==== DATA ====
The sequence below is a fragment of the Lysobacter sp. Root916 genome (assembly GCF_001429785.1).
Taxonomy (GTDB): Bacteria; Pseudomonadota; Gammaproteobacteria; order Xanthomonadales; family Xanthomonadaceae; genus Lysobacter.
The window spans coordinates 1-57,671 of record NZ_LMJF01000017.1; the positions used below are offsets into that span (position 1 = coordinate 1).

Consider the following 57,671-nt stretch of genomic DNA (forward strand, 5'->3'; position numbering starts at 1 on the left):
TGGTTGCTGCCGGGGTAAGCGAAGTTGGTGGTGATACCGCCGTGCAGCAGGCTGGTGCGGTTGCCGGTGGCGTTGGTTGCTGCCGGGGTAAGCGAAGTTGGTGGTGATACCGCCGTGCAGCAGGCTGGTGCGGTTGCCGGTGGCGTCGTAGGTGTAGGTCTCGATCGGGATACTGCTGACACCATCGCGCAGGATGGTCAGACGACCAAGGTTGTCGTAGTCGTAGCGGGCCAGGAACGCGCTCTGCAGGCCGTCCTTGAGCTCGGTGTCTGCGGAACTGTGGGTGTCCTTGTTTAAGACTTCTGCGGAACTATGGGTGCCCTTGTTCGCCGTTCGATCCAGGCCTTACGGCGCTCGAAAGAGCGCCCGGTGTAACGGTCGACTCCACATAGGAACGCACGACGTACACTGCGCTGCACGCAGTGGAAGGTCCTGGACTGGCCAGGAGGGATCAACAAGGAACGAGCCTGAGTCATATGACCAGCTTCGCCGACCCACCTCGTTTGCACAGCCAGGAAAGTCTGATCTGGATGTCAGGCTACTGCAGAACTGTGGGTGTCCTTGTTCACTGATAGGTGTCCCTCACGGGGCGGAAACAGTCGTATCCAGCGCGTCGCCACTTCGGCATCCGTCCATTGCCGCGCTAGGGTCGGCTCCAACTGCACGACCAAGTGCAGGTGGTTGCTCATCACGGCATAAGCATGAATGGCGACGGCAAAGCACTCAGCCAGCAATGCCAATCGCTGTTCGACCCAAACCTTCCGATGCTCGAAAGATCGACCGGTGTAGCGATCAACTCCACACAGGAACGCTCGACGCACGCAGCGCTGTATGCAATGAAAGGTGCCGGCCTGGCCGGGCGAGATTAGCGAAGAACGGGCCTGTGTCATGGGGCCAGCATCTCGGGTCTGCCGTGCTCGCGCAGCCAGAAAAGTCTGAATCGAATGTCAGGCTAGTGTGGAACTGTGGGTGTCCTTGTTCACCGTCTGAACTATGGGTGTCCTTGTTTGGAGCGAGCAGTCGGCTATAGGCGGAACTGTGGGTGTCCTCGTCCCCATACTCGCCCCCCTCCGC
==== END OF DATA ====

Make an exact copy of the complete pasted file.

The sequence below is a fragment of the Lysobacter sp. Root916 genome (assembly GCF_001429785.1).
Taxonomy (GTDB): Bacteria; Pseudomonadota; Gammaproteobacteria; order Xanthomonadales; family Xanthomonadaceae; genus Lysobacter.
The window spans coordinates 1-57,671 of record NZ_LMJF01000017.1; the positions used below are offsets into that span (position 1 = coordinate 1).

Consider the following 57,671-nt stretch of genomic DNA (forward strand, 5'->3'; position numbering starts at 1 on the left):
TGGTTGCTGCCGGGGTAAGCGAAGTTGGTGGTGATACCGCCGTGCAGCAGGCTGGTGCGGTTGCCGGTGGCGTTGGTTGCTGCCGGGGTAAGCGAAGTTGGTGGTGATACCGCCGTGCAGCAGGCTGGTGCGGTTGCCGGTGGCGTCGTAGGTGTAGGTCTCGATCGGGATACTGCTGACACCATCGCGCAGGATGGTCAGACGACCAAGGTTGTCGTAGTCGTAGCGGGCCAGGAACGCGCTCTGCAGGCCGTCCTTGAGCTCGGTGTCTGCGGAACTGTGGGTGTCCTTGTTTAAGACTTCTGCGGAACTATGGGTGCCCTTGTTCGCCGTTCGATCCAGGCCTTACGGCGCTCGAAAGAGCGCCCGGTGTAACGGTCGACTCCACATAGGAACGCACGACGTACACTGCGCTGCACGCAGTGGAAGGTCCTGGACTGGCCAGGAGGGATCAACAAGGAACGAGCCTGAGTCATATGACCAGCTTCGCCGACCCACCTCGTTTGCACAGCCAGGAAAGTCTGATCTGGATGTCAGGCTACTGCAGAACTGTGGGTGTCCTTGTTCACTGATAGGTGTCCCTCACGGGGCGGAAACAGTCGTATCCAGCGCGTCGCCACTTCGGCATCCGTCCATTGCCGCGCTAGGGTCGGCTCCAACTGCACGACCAAGTGCAGGTGGTTGCTCATCACGGCATAAGCATGAATGGCGACGGCAAAGCACTCAGCCAGCAATGCCAATCGCTGTTCGACCCAAACCTTCCGATGCTCGAAAGATCGACCGGTGTAGCGATCAACTCCACACAGGAACGCTCGACGCACGCAGCGCTGTATGCAATGAAAGGTGCCGGCCTGGCCGGGCGAGATTAGCGAAGAACGGGCCTGTGTCATGGGGCCAGCATCTCGGGTCTGCCGTGCTCGCGCAGCCAGAAAAGTCTGAATCGAATGTCAGGCTAGTGTGGAACTGTGGGTGTCCTTGTTCACCGTCTGAACTATGGGTGTCCTTGTTTGGAGCGAGCAGTCGGCTATAGGCGGAACTGTGGGTGTCCTCGTCCCCATACTCGCCCCCCTCCGC